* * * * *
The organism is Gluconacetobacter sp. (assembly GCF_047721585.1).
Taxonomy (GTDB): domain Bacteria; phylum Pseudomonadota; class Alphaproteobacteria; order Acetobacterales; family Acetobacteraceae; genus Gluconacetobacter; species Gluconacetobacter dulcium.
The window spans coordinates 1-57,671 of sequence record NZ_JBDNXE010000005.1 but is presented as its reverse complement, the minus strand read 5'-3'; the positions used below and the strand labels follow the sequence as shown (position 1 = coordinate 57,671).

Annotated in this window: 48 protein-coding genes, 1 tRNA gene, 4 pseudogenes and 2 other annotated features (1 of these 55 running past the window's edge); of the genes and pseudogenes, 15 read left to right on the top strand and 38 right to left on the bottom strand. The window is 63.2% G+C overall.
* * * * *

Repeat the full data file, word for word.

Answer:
The organism is Gluconacetobacter sp. (assembly GCF_047721585.1).
Taxonomy (GTDB): domain Bacteria; phylum Pseudomonadota; class Alphaproteobacteria; order Acetobacterales; family Acetobacteraceae; genus Gluconacetobacter; species Gluconacetobacter dulcium.
The window spans coordinates 1-57,671 of sequence record NZ_JBDNXE010000005.1 but is presented as its reverse complement, the minus strand read 5'-3'; the positions used below and the strand labels follow the sequence as shown (position 1 = coordinate 57,671).

Annotated in this window: 48 protein-coding genes, 1 tRNA gene, 4 pseudogenes and 2 other annotated features (1 of these 55 running past the window's edge); of the genes and pseudogenes, 15 read left to right on the top strand and 38 right to left on the bottom strand. The window is 63.2% G+C overall.